On a hot summer day nothing refreshes like cold, wet noodles. Japan eats a rice-based diet most of the year, but in the summertime, to lighten the hot-weather menu and relieve pressure on dwindling rice storage from the previous fall, the population turns to cold noodles.
The three representative noodles in Japan are somen, udon and soba. Somen, and its stepchild, the slightly thicker hiya mugi, are perhaps the most refreshing during the dog days of summer, as they are both served immersed in ice water. Somen makes for a cooling yet filling lunch scooped out one mouthful at a time and enjoyed with a chilled dipping sauce. To make it into a more complete meal, serve somen with one or two boiled shrimp or some grilled shiitake mushrooms. It is also often seen in restaurants paired with sushi or broiled eel over rice (unagi donburi).
Hiyashi somen (Cold somen)
A common chugen (summer gift), somen may be found displayed for sale in supermarkets and department stores in attractive wooden boxes. As a side dish to a meal, generally one portion per person will suffice; as a main dish, use two or three bundles per person.
8-12 bundles somen
2 cups (360 cc) dipping sauce (tsuke jiru)
1 bunch scallions (ao negi)
finely chopped and rinsed ginger, grated sesame seeds, toasted and ground laver (nori seaweed), toasted and cut into fine strips
1) Boil a good amount of water — about a 950 cc for every 2-3 bundles — and add bundles one at a time, unwrapping and scattering noodles in the boiling water. Stir noodles to separate and prevent clumping. Adding the noodles will bring the temperature of the water down for a moment, but it should return to a boil shortly.
2) When water returns to the boil, add 200-300 cc cold water to reduce heat. When the water boils once again, the noodles will be done.
3) Strain and rinse with cool water and immediately immerse in large bowl of ice water.
4) Serve as is, with one-half cup of dipping sauce in an individual dish per person — scallions, ginger, sesame seeds and nori garnishing the sauce. Serves four.
Tsuku jiru (dipping sauce)
Hot noodles are presented in a hot broth (kake jiru), but when eating cold somen noodles you will need a dipping sauce (tsuke jiru), served on the side. Tsuke jiru, also called somen dashi, or sometimes somen tsuyu, may be labeled in a store with any one of these terms. While store-bought dipping sauces are quick and convenient, nothing can reproduce the taste of a tsuke jiru made at home with dashi that you have just prepared.
Somen dashi is made with an easy ratio referred to in a professional kitchen as an “usukuchi 3:1:1.” Most sauces and cooking broths are described with similar ratios. The word at the beginning tells you the type of shoyu (soy sauce), in this case light soy sauce (usukuchi shoyu). The numbers refer to ratio of katsuo dashi to mirin to shoyu: for every three parts katsuo dashi, one part mirin and one part (usukuchi) shoyu. Sometimes you will hear one additional number, for example, koikuchi 4:2:1:1. This last number refers to sake. So, four parts dashi, two parts mirin and one part each koikuchi shoyu and sake.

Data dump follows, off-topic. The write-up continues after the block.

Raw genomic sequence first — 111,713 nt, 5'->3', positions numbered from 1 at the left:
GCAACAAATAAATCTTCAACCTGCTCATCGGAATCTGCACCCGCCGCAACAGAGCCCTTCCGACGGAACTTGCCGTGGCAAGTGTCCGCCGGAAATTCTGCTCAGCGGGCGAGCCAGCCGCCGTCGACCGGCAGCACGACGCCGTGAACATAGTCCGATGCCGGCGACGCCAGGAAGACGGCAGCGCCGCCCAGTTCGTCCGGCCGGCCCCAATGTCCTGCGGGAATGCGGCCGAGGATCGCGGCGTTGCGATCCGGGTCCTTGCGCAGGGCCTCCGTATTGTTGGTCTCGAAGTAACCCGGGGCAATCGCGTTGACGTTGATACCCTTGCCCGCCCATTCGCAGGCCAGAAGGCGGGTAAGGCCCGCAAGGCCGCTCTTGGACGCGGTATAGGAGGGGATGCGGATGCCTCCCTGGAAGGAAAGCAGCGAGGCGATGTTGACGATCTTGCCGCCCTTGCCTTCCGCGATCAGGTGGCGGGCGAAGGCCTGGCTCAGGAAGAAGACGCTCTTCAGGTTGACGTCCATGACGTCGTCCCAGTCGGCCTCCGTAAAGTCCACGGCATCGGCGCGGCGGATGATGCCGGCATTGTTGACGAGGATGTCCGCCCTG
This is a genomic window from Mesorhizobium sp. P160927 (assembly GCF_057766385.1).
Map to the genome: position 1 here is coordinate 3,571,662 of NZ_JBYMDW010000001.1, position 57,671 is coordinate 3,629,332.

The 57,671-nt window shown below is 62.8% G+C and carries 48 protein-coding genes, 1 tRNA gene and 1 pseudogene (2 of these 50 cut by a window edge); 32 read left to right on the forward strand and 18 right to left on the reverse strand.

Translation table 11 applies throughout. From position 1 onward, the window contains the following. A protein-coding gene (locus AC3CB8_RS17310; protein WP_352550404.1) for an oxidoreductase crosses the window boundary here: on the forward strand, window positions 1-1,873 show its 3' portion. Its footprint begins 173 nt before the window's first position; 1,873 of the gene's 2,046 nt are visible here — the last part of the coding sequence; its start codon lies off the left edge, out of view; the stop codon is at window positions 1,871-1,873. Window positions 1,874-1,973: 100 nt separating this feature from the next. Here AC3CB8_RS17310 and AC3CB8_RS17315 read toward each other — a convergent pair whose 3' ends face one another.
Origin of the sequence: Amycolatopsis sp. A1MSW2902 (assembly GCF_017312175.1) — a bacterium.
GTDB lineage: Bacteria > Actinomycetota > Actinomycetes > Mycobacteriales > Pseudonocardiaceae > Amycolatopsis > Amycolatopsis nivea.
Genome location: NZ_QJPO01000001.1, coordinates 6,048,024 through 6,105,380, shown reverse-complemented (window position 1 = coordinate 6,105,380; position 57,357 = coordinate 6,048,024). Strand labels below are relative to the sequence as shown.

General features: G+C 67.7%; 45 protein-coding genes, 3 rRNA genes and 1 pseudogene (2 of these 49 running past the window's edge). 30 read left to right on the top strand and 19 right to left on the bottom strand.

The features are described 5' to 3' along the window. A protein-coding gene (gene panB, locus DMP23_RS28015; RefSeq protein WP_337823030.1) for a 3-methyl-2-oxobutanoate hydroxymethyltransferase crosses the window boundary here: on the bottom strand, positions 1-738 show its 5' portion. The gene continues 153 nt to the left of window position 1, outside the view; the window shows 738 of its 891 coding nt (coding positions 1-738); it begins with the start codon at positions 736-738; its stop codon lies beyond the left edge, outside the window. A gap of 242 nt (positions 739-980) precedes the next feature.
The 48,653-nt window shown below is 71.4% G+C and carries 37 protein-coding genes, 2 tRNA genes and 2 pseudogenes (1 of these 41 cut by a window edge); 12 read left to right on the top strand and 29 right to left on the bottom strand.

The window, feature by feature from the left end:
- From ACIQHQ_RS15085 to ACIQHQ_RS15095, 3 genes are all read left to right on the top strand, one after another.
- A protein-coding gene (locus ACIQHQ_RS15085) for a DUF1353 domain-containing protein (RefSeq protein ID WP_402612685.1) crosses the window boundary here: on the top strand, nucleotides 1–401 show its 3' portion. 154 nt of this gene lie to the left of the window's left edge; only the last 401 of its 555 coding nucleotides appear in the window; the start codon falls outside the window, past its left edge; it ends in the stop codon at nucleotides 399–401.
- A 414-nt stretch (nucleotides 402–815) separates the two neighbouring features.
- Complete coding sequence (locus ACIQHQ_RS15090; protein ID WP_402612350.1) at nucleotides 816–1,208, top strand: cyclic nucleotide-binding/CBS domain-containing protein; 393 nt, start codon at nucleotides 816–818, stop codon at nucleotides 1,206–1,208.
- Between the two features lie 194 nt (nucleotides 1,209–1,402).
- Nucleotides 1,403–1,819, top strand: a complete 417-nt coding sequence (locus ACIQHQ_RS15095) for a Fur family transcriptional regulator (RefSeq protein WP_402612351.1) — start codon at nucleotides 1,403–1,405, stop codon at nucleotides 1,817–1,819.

Unlike store-bought sauces made with preservatives that keep almost indefinitely, this tsuke jiru made with fresh katsuo dashi must be refrigerated and will keep a week to 10 days.
3 cups (540 cc) katsuo dashi (see
The Japan Times, April 22, 2001)
1 cup (180 cc) mirin
1 cup (180 cc) usukuchi shoyu
1) Combine ingredients in a cooking pot and bring just to a boil.
2) Remove from heat and cool in an ice bath.
3) Store refrigerated in a bottle for up to 10 days.
A note on the garnishes: Scallions finely chopped, rinsed to remove the sulfuric taste and drained to remove all water are called arai negi (washed scallions) or sarashi negi (rinsed scallions). Peel ginger and grate on an oroshigane grater. Grind toasted sesame seeds (goma) in a mortar (suribachi) or buy pre-ground seeds (kiri goma). Nori may be purchased toasted (yaki nori) or toasted at home over a very low flame, turning quickly from a shade of green to a deeper brownish color. It is best cut at home with a pair of sharp scissors but may also be bought — most conveniently — already roasted and cut very fine, as hari nori (needle laver).
Next week big fat cold noodles: zaru udon.